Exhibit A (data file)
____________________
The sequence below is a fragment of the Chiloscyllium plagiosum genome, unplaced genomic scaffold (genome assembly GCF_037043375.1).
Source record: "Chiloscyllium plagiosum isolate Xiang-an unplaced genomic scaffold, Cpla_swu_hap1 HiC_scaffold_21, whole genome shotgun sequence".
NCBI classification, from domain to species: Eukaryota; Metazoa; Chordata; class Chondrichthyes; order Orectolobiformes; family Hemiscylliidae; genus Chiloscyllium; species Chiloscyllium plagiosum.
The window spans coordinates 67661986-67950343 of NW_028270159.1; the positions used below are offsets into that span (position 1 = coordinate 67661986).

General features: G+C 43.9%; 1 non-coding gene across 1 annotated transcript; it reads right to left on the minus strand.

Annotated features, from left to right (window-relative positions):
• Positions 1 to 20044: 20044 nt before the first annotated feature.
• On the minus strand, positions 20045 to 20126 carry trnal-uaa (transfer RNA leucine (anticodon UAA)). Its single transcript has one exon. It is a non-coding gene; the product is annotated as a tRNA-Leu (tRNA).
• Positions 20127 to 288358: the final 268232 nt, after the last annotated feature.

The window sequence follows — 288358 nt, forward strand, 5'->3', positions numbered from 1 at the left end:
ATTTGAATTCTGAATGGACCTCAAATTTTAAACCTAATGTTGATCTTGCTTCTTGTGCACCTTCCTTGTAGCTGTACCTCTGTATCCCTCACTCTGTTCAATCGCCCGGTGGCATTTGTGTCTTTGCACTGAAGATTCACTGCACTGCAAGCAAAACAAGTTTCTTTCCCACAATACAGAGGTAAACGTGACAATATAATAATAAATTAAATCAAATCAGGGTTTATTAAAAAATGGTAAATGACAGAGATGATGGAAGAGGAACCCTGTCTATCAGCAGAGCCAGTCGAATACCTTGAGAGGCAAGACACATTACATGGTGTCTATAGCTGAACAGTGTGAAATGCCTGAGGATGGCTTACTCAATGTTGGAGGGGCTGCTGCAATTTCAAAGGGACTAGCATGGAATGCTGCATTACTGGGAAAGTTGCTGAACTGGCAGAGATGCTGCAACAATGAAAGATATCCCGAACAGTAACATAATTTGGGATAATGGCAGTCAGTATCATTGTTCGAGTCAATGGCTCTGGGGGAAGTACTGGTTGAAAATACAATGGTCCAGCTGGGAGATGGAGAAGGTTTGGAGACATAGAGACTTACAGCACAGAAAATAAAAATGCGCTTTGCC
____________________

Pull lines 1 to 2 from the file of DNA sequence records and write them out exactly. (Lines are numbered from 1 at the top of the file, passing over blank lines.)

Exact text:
The sequence below is a fragment of the Chiloscyllium plagiosum genome, unplaced genomic scaffold (genome assembly GCF_037043375.1).
Source record: "Chiloscyllium plagiosum isolate Xiang-an unplaced genomic scaffold, Cpla_swu_hap1 HiC_scaffold_21, whole genome shotgun sequence".